The nation's ability to respond to natural disasters and pandemics is currently being strained. The Department of Health and Human Services (HHS) is responsible for leading the public health and medical response to such emergencies.

During the push to battle COVID-19, HHS deployed caregivers enrolled in the National Disaster Medical System (NDMS), who are individuals, including doctors and nurses, that usually work outside the federal government and are used intermittently.

However, according to the Government Accountability Office (GAO), HHS developed an enrollment target for NDMS-response individuals of 6,290 responders in 2018. GAO found HHS didn’t follow the critical principles of competent strategic workforce planning in developing this target.

Per the report, HHS didn’t identify the critical skills and competencies needed of this specific workforce to meet current and future programmatic results. For example, the HHS target doesn’t consider three crucial areas, including the workforce being able to respond to nationwide events or multiple concurrent events; the needs of at-risk individuals; and the availability of other medical responders.

The GAO says it has found that HHS can’t guarantee whether it can meet these targets, nor if it can provide for “an adequate number of responders with the skill sets needed to effectively respond.”

HHS requires responders to take web-based training before deployment to review characteristics of infectious diseases and offers optional in-person training that supports care delivery in a severe environment.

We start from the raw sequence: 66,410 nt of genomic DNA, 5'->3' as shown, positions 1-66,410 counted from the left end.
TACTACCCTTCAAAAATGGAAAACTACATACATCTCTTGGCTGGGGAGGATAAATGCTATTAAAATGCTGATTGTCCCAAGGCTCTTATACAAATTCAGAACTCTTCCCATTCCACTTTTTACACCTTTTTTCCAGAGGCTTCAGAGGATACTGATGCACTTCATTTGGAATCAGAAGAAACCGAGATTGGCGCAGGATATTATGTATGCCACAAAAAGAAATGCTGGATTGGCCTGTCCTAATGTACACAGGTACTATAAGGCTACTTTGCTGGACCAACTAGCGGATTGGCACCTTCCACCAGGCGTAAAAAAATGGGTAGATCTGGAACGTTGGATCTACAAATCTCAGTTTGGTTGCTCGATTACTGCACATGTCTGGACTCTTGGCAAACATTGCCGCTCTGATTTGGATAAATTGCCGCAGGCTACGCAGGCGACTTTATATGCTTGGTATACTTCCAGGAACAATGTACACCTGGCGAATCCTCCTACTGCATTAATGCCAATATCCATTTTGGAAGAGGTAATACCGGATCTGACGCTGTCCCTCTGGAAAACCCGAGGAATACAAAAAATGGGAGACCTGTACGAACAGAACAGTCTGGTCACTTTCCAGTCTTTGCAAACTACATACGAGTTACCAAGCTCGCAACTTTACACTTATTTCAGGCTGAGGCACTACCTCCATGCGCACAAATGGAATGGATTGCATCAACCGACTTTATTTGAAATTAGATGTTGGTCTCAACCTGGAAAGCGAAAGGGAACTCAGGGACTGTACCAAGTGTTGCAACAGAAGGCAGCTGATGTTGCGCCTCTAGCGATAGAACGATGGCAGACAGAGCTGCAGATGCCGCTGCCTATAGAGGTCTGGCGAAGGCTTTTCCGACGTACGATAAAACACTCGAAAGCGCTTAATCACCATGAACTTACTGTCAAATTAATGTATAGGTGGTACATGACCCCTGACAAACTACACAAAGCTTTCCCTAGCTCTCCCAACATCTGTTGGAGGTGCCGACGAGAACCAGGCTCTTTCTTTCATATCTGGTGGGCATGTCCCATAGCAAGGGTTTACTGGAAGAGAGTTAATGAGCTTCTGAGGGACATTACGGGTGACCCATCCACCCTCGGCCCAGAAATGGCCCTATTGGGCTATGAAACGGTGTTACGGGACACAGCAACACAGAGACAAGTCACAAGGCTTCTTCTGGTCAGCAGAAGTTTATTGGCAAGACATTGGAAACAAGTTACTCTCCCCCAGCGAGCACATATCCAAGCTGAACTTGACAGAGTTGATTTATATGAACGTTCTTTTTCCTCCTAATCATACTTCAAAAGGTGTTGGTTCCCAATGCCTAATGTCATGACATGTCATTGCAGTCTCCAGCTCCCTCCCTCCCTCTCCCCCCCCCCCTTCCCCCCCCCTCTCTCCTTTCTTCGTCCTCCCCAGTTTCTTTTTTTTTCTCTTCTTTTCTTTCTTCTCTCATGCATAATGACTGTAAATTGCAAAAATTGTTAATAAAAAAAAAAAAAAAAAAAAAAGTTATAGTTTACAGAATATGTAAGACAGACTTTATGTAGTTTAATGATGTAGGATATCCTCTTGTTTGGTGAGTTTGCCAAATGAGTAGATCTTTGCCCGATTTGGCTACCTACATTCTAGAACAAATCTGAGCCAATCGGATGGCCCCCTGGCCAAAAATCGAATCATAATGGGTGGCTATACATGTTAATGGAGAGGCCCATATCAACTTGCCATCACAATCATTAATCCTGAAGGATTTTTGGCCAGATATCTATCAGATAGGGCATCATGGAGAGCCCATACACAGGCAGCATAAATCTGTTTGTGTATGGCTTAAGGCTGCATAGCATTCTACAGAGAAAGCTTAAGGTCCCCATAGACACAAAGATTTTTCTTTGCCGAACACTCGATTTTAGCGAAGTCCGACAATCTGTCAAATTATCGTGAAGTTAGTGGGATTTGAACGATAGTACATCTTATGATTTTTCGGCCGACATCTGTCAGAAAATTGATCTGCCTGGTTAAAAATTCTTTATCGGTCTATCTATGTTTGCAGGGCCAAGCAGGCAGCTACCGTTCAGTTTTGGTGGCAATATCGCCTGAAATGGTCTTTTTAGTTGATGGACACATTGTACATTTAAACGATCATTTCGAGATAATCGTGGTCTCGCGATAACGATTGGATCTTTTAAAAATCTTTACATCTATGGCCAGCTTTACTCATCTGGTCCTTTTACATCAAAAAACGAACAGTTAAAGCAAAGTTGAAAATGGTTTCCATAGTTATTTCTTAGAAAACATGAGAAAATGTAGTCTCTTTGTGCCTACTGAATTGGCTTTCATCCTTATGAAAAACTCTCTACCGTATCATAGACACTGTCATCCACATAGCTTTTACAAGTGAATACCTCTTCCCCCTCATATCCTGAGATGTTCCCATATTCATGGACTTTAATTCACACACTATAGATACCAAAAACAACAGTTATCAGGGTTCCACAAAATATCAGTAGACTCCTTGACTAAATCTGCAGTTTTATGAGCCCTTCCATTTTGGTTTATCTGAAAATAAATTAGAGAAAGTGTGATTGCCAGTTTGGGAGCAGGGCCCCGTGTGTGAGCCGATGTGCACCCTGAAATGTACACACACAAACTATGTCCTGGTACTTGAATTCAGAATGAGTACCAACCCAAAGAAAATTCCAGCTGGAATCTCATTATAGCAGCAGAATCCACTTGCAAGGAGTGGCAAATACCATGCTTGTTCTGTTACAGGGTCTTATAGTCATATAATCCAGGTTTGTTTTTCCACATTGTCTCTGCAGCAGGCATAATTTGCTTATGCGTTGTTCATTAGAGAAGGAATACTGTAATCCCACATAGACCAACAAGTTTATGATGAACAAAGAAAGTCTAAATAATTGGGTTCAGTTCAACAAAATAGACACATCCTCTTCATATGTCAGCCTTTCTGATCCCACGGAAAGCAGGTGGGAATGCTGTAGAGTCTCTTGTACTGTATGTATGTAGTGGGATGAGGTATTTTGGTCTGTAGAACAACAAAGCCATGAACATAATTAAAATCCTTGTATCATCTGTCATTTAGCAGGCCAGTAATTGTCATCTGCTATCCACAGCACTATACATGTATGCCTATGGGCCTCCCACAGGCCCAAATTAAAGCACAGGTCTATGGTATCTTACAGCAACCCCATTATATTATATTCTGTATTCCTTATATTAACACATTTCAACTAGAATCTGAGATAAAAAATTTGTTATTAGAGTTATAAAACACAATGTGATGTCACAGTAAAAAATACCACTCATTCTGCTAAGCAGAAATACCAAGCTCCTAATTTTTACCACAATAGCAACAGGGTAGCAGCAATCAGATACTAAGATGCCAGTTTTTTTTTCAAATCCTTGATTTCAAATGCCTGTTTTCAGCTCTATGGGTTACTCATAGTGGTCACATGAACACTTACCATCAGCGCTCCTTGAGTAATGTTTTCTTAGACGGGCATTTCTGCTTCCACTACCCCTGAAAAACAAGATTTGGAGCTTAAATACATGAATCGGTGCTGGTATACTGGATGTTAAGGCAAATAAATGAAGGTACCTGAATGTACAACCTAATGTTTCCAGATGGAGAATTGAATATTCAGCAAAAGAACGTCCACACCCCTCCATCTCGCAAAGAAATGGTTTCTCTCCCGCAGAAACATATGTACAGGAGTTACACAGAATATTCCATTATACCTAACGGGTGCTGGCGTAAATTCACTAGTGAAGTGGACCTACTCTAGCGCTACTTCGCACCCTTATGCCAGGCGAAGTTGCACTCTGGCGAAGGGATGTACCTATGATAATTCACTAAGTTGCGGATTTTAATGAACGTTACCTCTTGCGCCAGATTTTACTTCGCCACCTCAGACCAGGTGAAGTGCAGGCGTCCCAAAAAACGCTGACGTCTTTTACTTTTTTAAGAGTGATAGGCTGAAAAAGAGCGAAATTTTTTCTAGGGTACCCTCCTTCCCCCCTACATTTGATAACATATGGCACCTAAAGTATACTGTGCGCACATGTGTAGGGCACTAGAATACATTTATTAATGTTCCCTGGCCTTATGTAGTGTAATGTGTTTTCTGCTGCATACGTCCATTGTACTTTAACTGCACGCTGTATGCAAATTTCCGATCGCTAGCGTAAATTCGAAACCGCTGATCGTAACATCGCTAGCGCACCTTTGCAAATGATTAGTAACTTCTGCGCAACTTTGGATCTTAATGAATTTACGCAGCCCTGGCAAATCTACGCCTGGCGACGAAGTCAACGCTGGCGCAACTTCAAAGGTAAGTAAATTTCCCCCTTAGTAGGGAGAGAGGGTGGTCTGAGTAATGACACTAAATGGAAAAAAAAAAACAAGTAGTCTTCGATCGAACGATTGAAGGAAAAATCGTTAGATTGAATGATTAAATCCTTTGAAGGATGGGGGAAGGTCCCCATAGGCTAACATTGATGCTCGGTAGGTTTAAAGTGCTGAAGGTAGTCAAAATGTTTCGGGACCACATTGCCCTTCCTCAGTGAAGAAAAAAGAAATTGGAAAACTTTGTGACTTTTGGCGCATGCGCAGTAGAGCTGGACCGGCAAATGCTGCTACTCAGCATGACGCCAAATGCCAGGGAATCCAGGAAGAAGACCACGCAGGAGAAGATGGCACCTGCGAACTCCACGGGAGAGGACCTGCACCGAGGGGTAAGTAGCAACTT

Even so, the GAO said HHS' process to evaluate its training doesn't align with critical practices, so HHS can’t guarantee if its programs are sufficient to prepare its response teams for deployment or keep these people safe during an emergency. Its training programs can’t be determined effective until responders are deployed. In this scenario, HHS can’t determine until caregivers are on the frontlines if the training programs are ineffective.

HHS officials say in-person training is most beneficial. In-person requires more funds to cover. The solution, says HHS, is a "more effective training evaluation process would help the agency determine which in-person courses are most beneficial and should be prioritized, or even made mandatory, for effective and safe responder deployment.”

NDMS responders jump into action during storms and other natural disasters. The current COVID-19 pandemic is another example of when they are called to action. In response to hurricanes in 2017, NDMS had a shortage of responders, resulting in HHS relying on other departments to provide medical care.

As of December 2019, HHS had only 3,667 NDMS responders, well short of its 6,290 targets.

The Pandemic and All-Hazards Preparedness and Advancing Innovation Act of 2019 provided a GAO provision to review HHS's responder surge capacity. This report examines 1) the workforce planning for NDMS responders to assist with public health emergencies, and 2) training provided to these responders.

To conduct this work, GAO reviewed agency NDMS planning documentation, including NDMS staffing decisions, team structures, and training materials; compared HHS actions to critical workforce planning practices; and interviewed HHS officials.